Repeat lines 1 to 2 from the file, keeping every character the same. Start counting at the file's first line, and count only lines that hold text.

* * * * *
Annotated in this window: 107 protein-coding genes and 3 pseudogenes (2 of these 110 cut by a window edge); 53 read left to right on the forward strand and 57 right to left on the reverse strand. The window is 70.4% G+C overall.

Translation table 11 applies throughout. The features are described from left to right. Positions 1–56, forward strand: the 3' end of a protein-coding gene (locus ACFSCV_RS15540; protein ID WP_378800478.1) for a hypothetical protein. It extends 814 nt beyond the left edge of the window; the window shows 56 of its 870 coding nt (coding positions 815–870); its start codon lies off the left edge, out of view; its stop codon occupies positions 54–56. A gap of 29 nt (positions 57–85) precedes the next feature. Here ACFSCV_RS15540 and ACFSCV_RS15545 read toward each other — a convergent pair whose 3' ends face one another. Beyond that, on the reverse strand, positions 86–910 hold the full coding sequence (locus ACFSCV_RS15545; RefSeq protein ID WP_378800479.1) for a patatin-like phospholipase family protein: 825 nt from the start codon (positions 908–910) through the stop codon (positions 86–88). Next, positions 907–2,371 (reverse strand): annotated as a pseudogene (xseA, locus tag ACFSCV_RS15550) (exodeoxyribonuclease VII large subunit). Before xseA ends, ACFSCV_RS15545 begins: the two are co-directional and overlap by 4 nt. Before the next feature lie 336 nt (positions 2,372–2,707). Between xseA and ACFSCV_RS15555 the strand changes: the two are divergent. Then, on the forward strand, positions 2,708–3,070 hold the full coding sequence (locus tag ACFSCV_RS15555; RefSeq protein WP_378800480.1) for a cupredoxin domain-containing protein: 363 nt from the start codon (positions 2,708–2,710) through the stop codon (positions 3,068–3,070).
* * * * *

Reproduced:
Annotated in this window: 107 protein-coding genes and 3 pseudogenes (2 of these 110 cut by a window edge); 53 read left to right on the forward strand and 57 right to left on the reverse strand. The window is 70.4% G+C overall.

Translation table 11 applies throughout. The features are described from left to right. Positions 1–56, forward strand: the 3' end of a protein-coding gene (locus ACFSCV_RS15540; protein ID WP_378800478.1) for a hypothetical protein. It extends 814 nt beyond the left edge of the window; the window shows 56 of its 870 coding nt (coding positions 815–870); its start codon lies off the left edge, out of view; its stop codon occupies positions 54–56. A gap of 29 nt (positions 57–85) precedes the next feature. Here ACFSCV_RS15540 and ACFSCV_RS15545 read toward each other — a convergent pair whose 3' ends face one another. Beyond that, on the reverse strand, positions 86–910 hold the full coding sequence (locus ACFSCV_RS15545; RefSeq protein ID WP_378800479.1) for a patatin-like phospholipase family protein: 825 nt from the start codon (positions 908–910) through the stop codon (positions 86–88). Next, positions 907–2,371 (reverse strand): annotated as a pseudogene (xseA, locus tag ACFSCV_RS15550) (exodeoxyribonuclease VII large subunit). Before xseA ends, ACFSCV_RS15545 begins: the two are co-directional and overlap by 4 nt. Before the next feature lie 336 nt (positions 2,372–2,707). Between xseA and ACFSCV_RS15555 the strand changes: the two are divergent. Then, on the forward strand, positions 2,708–3,070 hold the full coding sequence (locus tag ACFSCV_RS15555; RefSeq protein WP_378800480.1) for a cupredoxin domain-containing protein: 363 nt from the start codon (positions 2,708–2,710) through the stop codon (positions 3,068–3,070).